Nice article, but a little optimistic.

    Please recall that there were about 29 registered competitors for the X-Prize, but only one credible and financed team - Paul’s Allen’s with SpaceDev as the safe rocket motor provider.

    Today, about a dozen have indicated an interest in commercial suborbital spaceflight, but only two are credible: Benson Space Company and Virgin Galactic.

    Beware of serial con men and daydreamers. Be sure to examine the track record of the principals to see iif they have successful track records in starting and running profitable businesses with real products, or are they just daydreams, wannabees or con men selling systems that require unobtainium.

    Onward and upward,

    Jim Benson

    March 21st, 2007 | #

  4. Darnell Clayton says

    I would also say this is a little optimistic, although I agree with the overall essay.

    Unfortunately you left out the Moon, which we can not skip in order to visit Mars.

    We still have not found a way to deal with the affects of micro gravity on bones/muscles, or space radiation between worlds or actually built a self sustaining biosphere (all attempts have failed miserably thus far).

    We are taking major steps, yes, but these are baby steps at best (as our race gets their footing among the stars). We still have a long way to go, but it may be another century before we are colonizing other worlds (as Mars costs about 100 billion just in transit with humans).

    March 21st, 2007 | #

  5. Ed Minchau says

    Darnell, I don’t know if I would call Biosphere II a miserable failure. From what I can tell, it was much like SpaceX’s launch on March 20, a 90% success. There are definitely improvements that could be made (such as not having windows, so that total energy requirements can be precisely monitored, and waiting for the concrete to completely cure before starting the experiment) but they did a remarkable job in advancing the knowledge about CELS systems. This is the sort of thing that NASA ought to be doing, rather than Ares.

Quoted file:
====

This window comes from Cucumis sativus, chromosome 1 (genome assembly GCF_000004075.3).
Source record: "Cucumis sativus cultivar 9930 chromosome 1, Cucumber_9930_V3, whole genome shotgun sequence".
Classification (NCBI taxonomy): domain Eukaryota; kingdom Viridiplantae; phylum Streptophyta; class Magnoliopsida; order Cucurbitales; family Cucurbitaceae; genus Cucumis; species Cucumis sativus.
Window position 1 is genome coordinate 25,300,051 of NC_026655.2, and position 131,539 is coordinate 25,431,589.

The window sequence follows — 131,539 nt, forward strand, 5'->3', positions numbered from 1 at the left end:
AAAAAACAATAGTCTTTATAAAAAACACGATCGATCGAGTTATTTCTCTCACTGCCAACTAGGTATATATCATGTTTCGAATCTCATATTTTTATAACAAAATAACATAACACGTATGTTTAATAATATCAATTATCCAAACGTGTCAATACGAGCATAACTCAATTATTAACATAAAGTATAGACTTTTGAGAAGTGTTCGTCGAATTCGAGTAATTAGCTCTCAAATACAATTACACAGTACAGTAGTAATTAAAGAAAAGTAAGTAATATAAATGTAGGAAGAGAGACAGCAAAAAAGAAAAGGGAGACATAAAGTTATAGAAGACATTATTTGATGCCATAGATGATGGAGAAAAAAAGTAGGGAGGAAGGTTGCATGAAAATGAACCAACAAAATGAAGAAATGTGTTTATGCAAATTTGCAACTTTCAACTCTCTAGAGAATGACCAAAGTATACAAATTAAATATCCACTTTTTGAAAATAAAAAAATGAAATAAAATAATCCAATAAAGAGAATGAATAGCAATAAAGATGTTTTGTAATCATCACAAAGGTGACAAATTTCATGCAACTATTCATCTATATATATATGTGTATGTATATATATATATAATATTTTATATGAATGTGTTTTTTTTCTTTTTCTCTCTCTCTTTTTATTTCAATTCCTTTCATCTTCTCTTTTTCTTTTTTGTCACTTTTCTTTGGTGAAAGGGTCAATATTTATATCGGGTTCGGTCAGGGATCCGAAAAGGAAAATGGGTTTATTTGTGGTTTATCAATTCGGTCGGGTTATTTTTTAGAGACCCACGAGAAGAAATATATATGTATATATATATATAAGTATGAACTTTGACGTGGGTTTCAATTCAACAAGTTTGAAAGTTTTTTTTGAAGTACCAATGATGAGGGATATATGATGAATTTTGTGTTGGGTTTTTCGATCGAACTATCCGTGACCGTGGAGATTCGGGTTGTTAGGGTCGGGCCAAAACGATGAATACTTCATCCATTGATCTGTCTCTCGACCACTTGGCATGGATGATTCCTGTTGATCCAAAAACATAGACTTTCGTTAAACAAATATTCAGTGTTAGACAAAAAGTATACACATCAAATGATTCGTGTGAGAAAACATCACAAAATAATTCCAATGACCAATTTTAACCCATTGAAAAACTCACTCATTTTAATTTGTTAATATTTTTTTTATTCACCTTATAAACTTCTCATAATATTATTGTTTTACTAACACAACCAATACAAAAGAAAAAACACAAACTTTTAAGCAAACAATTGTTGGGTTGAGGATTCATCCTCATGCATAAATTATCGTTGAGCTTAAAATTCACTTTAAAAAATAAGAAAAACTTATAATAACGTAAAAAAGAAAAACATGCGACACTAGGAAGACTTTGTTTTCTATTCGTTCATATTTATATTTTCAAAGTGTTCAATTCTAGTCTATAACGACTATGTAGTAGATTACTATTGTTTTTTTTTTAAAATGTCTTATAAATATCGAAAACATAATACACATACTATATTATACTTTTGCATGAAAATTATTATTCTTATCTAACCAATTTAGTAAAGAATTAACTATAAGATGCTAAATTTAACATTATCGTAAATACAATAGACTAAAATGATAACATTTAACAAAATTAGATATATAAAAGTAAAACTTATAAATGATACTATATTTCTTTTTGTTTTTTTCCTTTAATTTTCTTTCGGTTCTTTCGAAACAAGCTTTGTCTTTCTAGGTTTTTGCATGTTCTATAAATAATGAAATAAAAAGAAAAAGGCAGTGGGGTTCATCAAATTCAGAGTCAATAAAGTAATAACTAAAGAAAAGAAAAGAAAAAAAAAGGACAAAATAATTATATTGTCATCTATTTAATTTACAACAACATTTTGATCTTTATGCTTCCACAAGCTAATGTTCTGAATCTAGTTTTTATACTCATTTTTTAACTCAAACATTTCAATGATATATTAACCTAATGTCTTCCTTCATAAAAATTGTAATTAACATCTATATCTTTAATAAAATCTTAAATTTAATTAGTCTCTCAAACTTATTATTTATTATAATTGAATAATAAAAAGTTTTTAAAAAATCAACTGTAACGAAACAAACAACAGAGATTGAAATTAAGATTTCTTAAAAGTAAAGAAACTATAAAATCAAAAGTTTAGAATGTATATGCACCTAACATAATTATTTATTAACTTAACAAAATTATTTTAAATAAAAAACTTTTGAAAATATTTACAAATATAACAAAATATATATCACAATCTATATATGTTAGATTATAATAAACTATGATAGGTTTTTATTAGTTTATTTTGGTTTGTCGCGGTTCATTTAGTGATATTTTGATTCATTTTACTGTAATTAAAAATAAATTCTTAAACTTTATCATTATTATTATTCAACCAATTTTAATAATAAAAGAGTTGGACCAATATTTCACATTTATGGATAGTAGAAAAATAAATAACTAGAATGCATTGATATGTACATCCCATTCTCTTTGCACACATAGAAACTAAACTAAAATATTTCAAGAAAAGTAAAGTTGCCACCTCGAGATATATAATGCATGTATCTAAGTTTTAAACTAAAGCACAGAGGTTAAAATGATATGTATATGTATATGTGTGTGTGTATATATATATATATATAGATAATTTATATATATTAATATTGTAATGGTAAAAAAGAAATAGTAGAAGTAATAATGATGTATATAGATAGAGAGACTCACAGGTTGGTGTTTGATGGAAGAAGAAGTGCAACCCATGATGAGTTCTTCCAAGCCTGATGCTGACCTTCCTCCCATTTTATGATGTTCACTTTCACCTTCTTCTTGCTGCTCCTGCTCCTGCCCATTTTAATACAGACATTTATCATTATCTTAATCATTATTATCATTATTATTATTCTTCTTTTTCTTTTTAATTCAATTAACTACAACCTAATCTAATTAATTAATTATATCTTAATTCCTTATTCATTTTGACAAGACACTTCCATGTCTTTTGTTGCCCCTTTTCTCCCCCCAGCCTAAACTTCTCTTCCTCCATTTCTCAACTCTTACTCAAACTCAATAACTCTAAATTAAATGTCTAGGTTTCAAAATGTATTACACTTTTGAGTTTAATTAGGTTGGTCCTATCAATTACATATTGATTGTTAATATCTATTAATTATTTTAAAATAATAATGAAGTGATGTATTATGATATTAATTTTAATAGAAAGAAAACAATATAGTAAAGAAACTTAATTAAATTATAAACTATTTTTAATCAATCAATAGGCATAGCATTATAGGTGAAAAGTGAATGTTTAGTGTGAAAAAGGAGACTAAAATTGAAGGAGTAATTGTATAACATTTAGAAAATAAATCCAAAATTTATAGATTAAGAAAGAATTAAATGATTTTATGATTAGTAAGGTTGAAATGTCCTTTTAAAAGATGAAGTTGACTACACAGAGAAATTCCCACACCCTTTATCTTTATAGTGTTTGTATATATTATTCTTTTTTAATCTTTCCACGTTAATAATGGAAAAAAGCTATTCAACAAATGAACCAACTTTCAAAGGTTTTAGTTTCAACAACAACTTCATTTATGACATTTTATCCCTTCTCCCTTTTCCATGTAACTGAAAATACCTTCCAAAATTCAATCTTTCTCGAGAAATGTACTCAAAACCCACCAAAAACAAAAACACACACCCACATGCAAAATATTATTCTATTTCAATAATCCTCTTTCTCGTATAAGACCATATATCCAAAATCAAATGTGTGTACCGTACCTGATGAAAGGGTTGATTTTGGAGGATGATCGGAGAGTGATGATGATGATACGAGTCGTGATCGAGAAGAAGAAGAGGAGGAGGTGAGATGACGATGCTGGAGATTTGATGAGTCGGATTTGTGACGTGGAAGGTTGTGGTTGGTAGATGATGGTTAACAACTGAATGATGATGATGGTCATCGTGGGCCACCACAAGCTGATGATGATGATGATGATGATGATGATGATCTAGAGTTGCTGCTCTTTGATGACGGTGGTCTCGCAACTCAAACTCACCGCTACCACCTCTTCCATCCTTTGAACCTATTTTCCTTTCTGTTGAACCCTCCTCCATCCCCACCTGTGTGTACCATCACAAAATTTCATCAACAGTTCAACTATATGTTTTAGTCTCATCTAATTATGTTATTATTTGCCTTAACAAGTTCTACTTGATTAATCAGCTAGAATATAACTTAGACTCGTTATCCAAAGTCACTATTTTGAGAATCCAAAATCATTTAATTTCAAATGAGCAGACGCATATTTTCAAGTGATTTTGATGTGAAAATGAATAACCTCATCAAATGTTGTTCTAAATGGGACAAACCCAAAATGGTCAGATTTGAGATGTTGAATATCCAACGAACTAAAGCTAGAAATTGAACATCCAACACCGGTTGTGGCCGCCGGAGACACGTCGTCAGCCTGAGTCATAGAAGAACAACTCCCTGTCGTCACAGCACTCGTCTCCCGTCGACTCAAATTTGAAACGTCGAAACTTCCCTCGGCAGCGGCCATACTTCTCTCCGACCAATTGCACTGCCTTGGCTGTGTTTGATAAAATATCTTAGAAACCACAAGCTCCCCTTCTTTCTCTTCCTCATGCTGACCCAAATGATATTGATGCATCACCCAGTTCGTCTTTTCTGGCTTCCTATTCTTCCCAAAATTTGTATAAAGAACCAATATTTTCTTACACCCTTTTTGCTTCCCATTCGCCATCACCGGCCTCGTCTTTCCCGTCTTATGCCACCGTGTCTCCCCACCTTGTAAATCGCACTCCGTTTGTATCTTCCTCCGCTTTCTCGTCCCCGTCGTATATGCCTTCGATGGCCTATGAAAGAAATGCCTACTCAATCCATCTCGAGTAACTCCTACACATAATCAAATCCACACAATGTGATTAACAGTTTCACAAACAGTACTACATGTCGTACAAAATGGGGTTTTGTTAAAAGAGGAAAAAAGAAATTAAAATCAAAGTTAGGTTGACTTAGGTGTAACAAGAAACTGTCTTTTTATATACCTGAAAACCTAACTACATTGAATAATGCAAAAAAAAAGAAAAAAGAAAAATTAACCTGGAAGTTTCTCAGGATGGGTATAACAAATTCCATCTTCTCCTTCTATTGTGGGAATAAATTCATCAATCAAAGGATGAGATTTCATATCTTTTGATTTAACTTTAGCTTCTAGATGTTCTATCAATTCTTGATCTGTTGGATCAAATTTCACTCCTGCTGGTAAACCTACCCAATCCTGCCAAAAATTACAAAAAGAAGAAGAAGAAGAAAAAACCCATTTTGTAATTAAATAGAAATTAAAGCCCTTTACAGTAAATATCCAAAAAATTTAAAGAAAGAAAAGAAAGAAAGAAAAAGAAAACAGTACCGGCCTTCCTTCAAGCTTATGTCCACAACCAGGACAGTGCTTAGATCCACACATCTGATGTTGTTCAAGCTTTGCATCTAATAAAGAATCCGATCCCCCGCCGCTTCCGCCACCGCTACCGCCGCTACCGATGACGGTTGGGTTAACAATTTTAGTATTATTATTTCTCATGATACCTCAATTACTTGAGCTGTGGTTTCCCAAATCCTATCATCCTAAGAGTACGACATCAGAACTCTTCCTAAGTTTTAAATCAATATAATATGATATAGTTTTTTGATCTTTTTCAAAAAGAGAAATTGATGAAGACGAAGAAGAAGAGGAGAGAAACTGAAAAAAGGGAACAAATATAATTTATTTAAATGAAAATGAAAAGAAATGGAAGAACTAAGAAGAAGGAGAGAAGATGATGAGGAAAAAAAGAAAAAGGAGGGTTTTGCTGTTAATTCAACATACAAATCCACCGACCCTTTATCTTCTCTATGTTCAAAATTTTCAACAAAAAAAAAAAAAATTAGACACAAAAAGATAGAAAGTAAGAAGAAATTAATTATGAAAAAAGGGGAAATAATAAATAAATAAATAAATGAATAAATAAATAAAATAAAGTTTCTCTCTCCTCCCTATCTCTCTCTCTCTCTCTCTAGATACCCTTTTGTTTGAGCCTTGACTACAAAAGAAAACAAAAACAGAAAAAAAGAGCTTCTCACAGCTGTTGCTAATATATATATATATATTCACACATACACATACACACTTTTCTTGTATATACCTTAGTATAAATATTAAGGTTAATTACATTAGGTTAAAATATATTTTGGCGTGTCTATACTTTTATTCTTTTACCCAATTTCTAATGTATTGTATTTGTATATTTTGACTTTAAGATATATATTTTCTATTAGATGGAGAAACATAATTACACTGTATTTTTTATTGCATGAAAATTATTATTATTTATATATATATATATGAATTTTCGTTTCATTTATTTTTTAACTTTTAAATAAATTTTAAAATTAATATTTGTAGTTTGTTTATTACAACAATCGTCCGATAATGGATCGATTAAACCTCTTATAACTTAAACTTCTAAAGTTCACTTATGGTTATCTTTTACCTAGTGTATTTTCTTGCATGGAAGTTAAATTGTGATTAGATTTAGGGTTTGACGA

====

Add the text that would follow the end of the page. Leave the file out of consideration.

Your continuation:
March 21st, 2007 | #

  6. Stellvia says

    Jim - care to indicate why Blue Origin isn’t a credible player? They have talented engineers, they have working, flying hardware, and most importantly they have money.

    March 22nd, 2007 | #

  7. Julian Morrison says

    Profits are more important than just a price lowering mechanism. They’re also the only means to climb to the heights of wealth at which routine space flight can be afforded. It’s the difference between a budget that’s fully consumed (NASA) and one that’s refilled after use by profits and so acts like an upward ratchet.

    March 22nd, 2007 | #

  8. Jim Benson says

    To Stellvia,

    I started the trend of successful high tech entrepreneurs moving into the space arena, and was probably the first to find out how hard it is :-)

    Nevertheless, my company SpaceDev has grown to over 200 employees and delivers almost $30 million in innovative space hardware per year. I started Benson Space Company last year to bring my brand of successful innovation to human commercial space flight, based around two things: proven safe hybrid rocket motors, and a proven vehicle design (NASA’s HL-20 / Soviet BOR-4).

    The other space tourism entrepreneurs I referred to above are using spaceship designs that are just flat out impossible (horizontal takeoff), and all are using dangerous explosive rocket motor propellants. See the videos of the recent Sea Launch explosion.

    I believe that high test hydrogen peroxide is one of the most dangerous, and almost any pilot will tell you they do not want to fly anything that absolutely depends on having fuel in the tanks in order to land.

    I do wish all well, but few are practical, realistic and safe.

    Jim Benson

    P.S. To Julian - you are right, but I would go further - nothing is sustainable without profits, hence the total lack of progress in taxpayer funded space activities for the last 40 years.